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If business could behave like religions

Religions are businesses:


  • They all have brands and logos.
  • They sell products and use incentives (forgiveness, blessings, afterlife, comfort etc).
  • Most have high street outlets. The Church of England has 16,000 branches in the UK.
  • They employ sales and marketing professionals to sell their brands (we call them priests).
  • They issue product manuals (bible, koran etc).
  • They provide aftersales support (worship, confessionals...).
  • They use recruitment campaigns (christmas, festivals, brainwashing in schools...).
  • Their officials have uniforms.
  • Their founders are worshipped.

But there are also a number of differences between religions and businesses:

  • Their license to trade is often protected by laws such as blasphemy.
  • They are permitted to brainwash children (no broadcast watershed for religious messages). They are even allowed to take control of children's entire education through branded faith schools.
  • There is no equivalent to Trade Descriptions or checks on claims they make. They can claim anything to be the Truth without needing to provide evidence or any form of safety checks.
  • They are allowed to mutilate people (especially children) and animals with impunity.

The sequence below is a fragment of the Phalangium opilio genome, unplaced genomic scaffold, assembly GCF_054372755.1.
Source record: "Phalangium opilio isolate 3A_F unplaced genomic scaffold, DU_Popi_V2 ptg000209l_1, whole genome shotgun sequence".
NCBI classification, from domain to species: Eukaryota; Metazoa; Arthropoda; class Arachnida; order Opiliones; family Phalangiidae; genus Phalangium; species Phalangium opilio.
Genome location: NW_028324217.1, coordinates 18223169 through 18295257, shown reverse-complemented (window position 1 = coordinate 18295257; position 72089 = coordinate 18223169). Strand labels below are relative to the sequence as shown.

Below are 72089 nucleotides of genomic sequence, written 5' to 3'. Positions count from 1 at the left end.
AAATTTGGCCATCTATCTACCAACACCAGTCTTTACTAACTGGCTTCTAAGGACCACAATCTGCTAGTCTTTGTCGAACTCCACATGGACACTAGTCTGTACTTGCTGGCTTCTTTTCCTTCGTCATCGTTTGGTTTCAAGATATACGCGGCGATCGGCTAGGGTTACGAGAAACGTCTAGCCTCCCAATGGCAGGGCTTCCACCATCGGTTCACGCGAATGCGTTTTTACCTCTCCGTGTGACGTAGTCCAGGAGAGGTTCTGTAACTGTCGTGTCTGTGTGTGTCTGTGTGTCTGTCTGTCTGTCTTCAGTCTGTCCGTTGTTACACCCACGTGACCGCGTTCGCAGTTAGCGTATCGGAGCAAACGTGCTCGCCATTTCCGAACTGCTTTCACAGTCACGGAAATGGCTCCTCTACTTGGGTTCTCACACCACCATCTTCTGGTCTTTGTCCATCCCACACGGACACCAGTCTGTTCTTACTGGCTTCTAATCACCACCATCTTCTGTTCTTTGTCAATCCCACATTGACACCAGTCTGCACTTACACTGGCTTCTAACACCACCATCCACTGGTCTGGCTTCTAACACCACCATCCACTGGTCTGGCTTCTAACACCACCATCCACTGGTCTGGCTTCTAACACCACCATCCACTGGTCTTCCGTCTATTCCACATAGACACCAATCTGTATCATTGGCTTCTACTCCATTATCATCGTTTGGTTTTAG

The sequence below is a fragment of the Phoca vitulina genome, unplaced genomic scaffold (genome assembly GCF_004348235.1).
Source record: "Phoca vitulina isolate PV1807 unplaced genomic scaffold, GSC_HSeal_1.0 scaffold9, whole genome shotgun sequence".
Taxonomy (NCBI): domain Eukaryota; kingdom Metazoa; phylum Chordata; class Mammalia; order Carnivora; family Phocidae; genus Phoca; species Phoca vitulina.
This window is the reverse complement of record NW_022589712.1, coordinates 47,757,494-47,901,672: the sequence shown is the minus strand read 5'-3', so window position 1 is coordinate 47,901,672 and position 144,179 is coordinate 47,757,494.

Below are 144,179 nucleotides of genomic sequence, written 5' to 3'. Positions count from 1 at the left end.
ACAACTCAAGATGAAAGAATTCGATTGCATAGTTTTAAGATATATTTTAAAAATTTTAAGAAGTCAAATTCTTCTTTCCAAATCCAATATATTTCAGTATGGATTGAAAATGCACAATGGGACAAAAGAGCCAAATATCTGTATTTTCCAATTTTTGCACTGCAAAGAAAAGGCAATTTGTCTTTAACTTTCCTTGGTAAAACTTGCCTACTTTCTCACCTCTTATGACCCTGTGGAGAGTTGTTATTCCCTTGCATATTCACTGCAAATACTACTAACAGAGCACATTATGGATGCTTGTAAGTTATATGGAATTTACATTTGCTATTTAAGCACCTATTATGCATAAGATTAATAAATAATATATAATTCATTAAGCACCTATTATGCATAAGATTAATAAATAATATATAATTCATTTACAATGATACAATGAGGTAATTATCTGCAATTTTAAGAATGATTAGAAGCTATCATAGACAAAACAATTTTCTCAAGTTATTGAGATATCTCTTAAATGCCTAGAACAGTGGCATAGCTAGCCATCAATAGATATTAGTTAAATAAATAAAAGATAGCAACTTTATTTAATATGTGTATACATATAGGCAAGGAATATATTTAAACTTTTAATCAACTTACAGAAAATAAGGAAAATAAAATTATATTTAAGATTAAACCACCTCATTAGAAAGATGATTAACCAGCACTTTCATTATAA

• In some societies, religions are allowed to murder customers who leave their brands (apostasy).
  • They can, with impunity, threaten customers who consider leaving (eternal damnation etc) or who consider buying other brands (eg. 5 of the 10 Commandments are about making sure customers stay loyal).
  • They can use loudspeakers from their shops to sell their brands.
  • They can force customers to eat (or not eat) certain foods.
  • They are allowed to bury dead people next to their shops.
  • They are not taxed.

So, in the interests of fairness, I propose that businesses should be permitted the same rights afforded to religions. For example:

  • Coca Cola can demonstrate their war against obesity by providing Coke Schools for children where all food is nutritionally controlled.
  • All marketing is permitted without annoying Trading Standards regulations.
  • Claims for all products can be made without the need for laboratory or safety testing.
  • There are no age restrictions for recruitment and parental approval is not required in schools.
  • The state will recognise being married by your favourite brands. M&S and Waitrose weddings?
  • All iPhones and iPads will be programmed to celebrate Steve Jobs birthday... assuming their batteries last that long :-(
  • Disloyal customers can be threatened by eternal damnation or even death in some markets where they like that sort of thing.
  • Fundamentalism will be acceptable (Apple advocates?).
  • All businesses should be taxed as charities and will not have to charge or pay VAT.

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